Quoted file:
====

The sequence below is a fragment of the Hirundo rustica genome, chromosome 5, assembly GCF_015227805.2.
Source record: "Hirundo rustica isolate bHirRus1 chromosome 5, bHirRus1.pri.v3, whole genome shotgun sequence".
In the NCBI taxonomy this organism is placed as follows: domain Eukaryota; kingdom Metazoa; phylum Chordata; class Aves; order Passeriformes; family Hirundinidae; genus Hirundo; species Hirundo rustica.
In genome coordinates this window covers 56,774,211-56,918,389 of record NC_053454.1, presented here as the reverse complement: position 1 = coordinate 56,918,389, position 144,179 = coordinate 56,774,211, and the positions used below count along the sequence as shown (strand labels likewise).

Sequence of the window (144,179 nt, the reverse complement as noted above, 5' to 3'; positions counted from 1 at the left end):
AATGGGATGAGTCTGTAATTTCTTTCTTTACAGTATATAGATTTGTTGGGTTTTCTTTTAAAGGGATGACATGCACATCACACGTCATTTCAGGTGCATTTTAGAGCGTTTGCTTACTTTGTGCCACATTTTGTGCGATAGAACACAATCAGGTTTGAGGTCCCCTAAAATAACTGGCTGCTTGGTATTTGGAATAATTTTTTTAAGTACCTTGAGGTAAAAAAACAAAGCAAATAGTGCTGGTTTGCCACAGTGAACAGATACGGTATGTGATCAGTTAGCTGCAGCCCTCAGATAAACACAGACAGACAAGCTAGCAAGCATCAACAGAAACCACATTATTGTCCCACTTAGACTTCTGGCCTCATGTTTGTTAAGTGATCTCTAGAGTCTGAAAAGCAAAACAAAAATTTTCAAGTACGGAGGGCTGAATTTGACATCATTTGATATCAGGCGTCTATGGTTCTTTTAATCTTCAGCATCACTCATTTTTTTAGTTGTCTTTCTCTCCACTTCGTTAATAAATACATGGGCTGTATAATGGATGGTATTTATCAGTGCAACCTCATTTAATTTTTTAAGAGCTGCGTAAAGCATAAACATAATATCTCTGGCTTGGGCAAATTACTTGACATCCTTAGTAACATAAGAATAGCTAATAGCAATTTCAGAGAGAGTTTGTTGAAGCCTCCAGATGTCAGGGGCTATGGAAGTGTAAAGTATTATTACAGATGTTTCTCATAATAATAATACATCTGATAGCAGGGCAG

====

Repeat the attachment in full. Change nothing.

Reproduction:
The sequence below is a fragment of the Hirundo rustica genome, chromosome 5, assembly GCF_015227805.2.
Source record: "Hirundo rustica isolate bHirRus1 chromosome 5, bHirRus1.pri.v3, whole genome shotgun sequence".
In the NCBI taxonomy this organism is placed as follows: domain Eukaryota; kingdom Metazoa; phylum Chordata; class Aves; order Passeriformes; family Hirundinidae; genus Hirundo; species Hirundo rustica.
In genome coordinates this window covers 56,774,211-56,918,389 of record NC_053454.1, presented here as the reverse complement: position 1 = coordinate 56,918,389, position 144,179 = coordinate 56,774,211, and the positions used below count along the sequence as shown (strand labels likewise).

Sequence of the window (144,179 nt, the reverse complement as noted above, 5' to 3'; positions counted from 1 at the left end):
AATGGGATGAGTCTGTAATTTCTTTCTTTACAGTATATAGATTTGTTGGGTTTTCTTTTAAAGGGATGACATGCACATCACACGTCATTTCAGGTGCATTTTAGAGCGTTTGCTTACTTTGTGCCACATTTTGTGCGATAGAACACAATCAGGTTTGAGGTCCCCTAAAATAACTGGCTGCTTGGTATTTGGAATAATTTTTTTAAGTACCTTGAGGTAAAAAAACAAAGCAAATAGTGCTGGTTTGCCACAGTGAACAGATACGGTATGTGATCAGTTAGCTGCAGCCCTCAGATAAACACAGACAGACAAGCTAGCAAGCATCAACAGAAACCACATTATTGTCCCACTTAGACTTCTGGCCTCATGTTTGTTAAGTGATCTCTAGAGTCTGAAAAGCAAAACAAAAATTTTCAAGTACGGAGGGCTGAATTTGACATCATTTGATATCAGGCGTCTATGGTTCTTTTAATCTTCAGCATCACTCATTTTTTTAGTTGTCTTTCTCTCCACTTCGTTAATAAATACATGGGCTGTATAATGGATGGTATTTATCAGTGCAACCTCATTTAATTTTTTAAGAGCTGCGTAAAGCATAAACATAATATCTCTGGCTTGGGCAAATTACTTGACATCCTTAGTAACATAAGAATAGCTAATAGCAATTTCAGAGAGAGTTTGTTGAAGCCTCCAGATGTCAGGGGCTATGGAAGTGTAAAGTATTATTACAGATGTTTCTCATAATAATAATACATCTGATAGCAGGGCAG